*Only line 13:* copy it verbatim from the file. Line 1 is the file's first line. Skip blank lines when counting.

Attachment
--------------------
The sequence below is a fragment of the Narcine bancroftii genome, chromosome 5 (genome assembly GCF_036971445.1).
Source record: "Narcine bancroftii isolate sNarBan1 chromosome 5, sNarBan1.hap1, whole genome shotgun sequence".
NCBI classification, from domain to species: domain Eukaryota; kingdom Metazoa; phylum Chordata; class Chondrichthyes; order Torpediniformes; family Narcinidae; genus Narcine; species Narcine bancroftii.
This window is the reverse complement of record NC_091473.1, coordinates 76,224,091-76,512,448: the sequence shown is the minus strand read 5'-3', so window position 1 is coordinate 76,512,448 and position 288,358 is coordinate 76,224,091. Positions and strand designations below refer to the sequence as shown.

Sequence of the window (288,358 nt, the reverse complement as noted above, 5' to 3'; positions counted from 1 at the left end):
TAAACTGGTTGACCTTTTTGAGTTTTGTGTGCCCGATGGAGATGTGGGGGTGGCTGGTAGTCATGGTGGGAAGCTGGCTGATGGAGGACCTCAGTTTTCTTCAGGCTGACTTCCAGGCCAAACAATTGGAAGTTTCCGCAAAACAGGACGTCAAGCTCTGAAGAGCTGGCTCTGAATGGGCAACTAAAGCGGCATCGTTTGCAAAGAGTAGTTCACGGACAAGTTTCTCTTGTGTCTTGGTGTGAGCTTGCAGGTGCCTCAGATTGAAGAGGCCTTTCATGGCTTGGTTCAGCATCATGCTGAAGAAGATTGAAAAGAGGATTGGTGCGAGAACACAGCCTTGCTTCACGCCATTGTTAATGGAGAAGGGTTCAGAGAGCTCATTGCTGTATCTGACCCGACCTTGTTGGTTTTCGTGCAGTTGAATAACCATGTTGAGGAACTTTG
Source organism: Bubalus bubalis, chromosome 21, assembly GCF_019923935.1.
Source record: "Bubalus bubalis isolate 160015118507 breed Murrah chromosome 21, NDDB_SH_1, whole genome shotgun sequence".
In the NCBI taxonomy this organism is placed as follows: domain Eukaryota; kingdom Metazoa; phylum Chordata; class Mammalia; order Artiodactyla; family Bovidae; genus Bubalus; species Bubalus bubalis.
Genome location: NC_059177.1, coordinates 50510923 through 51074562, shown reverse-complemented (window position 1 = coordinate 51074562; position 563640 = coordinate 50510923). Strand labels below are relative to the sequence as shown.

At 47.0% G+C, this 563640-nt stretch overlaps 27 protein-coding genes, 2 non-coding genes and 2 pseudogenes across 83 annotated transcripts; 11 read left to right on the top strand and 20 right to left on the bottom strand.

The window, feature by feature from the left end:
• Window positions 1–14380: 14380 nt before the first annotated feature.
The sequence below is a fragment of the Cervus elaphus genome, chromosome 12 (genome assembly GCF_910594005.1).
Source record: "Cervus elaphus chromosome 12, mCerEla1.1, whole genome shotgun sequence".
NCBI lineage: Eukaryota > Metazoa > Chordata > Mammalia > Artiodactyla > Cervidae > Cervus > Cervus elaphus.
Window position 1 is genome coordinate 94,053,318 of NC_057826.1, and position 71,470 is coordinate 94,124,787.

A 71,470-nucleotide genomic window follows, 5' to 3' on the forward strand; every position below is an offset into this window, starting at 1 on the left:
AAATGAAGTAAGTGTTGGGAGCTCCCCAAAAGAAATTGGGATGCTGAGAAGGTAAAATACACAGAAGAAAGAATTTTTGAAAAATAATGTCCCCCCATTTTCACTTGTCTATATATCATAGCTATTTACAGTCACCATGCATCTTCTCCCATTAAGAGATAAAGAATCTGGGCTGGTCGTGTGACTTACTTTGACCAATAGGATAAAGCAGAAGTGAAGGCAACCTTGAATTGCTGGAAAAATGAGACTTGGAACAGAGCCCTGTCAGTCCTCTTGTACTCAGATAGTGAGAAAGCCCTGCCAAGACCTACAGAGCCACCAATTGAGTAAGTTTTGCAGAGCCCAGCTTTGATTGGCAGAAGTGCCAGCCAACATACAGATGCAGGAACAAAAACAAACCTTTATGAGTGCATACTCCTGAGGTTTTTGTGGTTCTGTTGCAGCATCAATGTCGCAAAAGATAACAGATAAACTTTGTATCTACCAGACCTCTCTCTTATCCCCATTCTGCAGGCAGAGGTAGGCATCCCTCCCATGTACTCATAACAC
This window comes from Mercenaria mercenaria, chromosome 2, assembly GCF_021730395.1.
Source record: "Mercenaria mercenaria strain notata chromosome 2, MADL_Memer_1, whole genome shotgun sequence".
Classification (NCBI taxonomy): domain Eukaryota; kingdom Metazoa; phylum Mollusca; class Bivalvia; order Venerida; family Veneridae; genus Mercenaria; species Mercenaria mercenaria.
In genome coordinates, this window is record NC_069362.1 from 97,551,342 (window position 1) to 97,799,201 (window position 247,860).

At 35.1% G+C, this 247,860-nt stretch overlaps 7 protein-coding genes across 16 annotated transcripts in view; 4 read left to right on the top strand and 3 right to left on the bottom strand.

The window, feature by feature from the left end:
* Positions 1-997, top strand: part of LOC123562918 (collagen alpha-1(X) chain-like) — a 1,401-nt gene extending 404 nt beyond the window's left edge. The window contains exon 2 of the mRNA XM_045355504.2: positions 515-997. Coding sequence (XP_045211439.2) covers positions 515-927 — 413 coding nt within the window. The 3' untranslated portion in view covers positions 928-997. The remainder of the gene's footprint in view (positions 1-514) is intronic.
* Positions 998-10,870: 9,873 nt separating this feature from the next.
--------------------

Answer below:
• Window positions 1–14380: 14380 nt before the first annotated feature.